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Recap of feedback on “Copying Y Combinator”

[UPDATE]– I’ve written an update 1.5 years later on the original post: “Looking back – 1.5 years since ‘Copying Y Combinator'”

Last week I finally posted my Cambridge MBA dissertation/individual project on the web. I was amazed at the traffic it brought! But I also wanted to address some of the things that people brought up in the discussions.

Traffic

According to Google Analytics, that post alone received over 2600 pageviews. Over 1200 of those came from Hacker News alone. Though the link was tweeted and re-tweeted all over (just check out the comments section to see the list), I got less than 200 page views from Twitter. It also got bookmarked 45 times on Delicious.

I’m honestly just really happy that people found it interesting! I post the stats above because I think it’s useful to have some data points about where traffic does & can come from.

Strategic Level vs. Tactical Level

In hindsight, I didn’t distinguish as much as I could have between the strategic choices in starting a new seed accelerator program and the tactical choices. This is where perhaps some of the comments/criticism/mis-understanding came from.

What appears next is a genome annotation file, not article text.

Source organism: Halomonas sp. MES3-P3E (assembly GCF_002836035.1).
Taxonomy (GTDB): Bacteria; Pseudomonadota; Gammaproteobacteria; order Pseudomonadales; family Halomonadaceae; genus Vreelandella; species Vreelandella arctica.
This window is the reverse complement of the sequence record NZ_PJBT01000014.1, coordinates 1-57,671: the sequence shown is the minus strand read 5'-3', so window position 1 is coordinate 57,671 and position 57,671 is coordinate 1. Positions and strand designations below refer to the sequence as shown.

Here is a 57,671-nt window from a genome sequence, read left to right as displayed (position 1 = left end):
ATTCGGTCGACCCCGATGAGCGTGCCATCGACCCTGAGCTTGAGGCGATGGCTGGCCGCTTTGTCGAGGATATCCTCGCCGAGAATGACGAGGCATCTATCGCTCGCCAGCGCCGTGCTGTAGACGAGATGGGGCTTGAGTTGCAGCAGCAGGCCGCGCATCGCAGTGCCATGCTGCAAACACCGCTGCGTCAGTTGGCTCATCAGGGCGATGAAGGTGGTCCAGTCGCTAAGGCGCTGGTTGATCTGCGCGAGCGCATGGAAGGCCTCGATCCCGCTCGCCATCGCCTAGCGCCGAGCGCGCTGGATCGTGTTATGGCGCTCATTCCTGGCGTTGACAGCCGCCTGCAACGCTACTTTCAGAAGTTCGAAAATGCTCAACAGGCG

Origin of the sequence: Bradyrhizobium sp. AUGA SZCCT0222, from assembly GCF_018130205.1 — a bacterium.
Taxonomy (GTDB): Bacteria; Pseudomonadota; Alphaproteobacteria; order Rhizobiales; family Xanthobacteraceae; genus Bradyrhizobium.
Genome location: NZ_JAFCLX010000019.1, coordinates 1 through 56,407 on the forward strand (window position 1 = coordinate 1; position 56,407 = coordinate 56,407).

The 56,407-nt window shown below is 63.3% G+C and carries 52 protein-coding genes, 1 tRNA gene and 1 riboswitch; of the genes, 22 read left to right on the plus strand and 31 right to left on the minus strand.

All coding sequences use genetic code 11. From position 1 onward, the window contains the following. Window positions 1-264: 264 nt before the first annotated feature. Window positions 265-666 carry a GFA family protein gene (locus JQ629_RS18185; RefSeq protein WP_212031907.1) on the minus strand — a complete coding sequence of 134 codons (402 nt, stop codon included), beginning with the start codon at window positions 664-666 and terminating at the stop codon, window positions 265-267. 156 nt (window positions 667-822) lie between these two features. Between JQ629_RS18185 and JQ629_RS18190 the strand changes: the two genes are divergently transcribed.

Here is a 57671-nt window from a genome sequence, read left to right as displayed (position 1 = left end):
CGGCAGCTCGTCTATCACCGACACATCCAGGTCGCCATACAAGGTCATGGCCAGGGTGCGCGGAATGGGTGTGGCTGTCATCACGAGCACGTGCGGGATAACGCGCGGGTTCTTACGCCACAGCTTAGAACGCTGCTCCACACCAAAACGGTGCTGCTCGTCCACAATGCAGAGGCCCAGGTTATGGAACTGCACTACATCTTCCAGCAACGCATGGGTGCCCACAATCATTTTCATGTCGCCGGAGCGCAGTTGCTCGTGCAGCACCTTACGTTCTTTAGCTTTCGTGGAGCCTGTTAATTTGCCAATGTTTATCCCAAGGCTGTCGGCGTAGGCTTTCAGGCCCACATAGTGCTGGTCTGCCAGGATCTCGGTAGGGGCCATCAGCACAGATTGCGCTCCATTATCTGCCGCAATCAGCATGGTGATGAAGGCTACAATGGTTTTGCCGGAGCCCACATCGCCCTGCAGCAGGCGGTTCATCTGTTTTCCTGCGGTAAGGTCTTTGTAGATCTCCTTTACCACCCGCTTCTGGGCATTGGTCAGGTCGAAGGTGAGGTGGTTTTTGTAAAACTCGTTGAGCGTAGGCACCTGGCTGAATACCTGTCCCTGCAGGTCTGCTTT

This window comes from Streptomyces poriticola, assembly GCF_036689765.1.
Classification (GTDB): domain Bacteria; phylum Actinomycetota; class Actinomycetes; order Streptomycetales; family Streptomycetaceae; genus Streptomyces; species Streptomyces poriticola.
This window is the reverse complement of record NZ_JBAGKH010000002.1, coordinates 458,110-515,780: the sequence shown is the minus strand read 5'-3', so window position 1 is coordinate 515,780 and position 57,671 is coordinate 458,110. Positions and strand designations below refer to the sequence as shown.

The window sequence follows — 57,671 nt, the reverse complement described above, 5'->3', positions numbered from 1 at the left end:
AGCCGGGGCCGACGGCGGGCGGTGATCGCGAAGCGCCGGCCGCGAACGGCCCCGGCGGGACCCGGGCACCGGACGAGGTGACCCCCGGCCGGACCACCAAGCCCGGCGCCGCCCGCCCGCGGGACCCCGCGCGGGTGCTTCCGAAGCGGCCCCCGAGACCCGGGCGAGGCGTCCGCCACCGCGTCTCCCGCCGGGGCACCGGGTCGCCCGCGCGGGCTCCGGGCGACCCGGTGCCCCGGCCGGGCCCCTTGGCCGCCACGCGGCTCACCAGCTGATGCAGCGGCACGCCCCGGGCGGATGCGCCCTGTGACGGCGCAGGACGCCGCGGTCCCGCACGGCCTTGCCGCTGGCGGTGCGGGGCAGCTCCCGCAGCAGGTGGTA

The Strategic choice has to do with the most basic analysis of what resources you have available, and how you can structure the program to take advantage of them. Your goal should be a program that is strong enough to be essentially independent of location; it should instead be dependent on the people and resources (connections to appropriate investors, customers, advisors) available. Startups working in your defined niche should want to come to your program above all others, no matter where it’s located.

Now while I’m not saying that a pure Y Combinator clone in Wyoming will never work, just that it will never be competitive with the real Y Combinator unless the resources provided to entrepreneurs are better than they could get through Y Combinator. Now the goal may not be financial success, but building an ecosystem. But even if that’s the goal, local startups have an incentive to go where they have the greatest chance of success. If that’s not your program, then you’ll only be helping a lesser quality company.

The Tactical choices are pretty much everything else. Once a seed accelerator founders have identified a focus where they have a true competitive advantage, then they can decide elements such as program length, investment and equity size, office space, etc. It’s important to recognize these as tactical decisions, versus the strategic focus decisions.

Thanks to everyone that read, linked to and commented on my paper and post. I really appreciate it!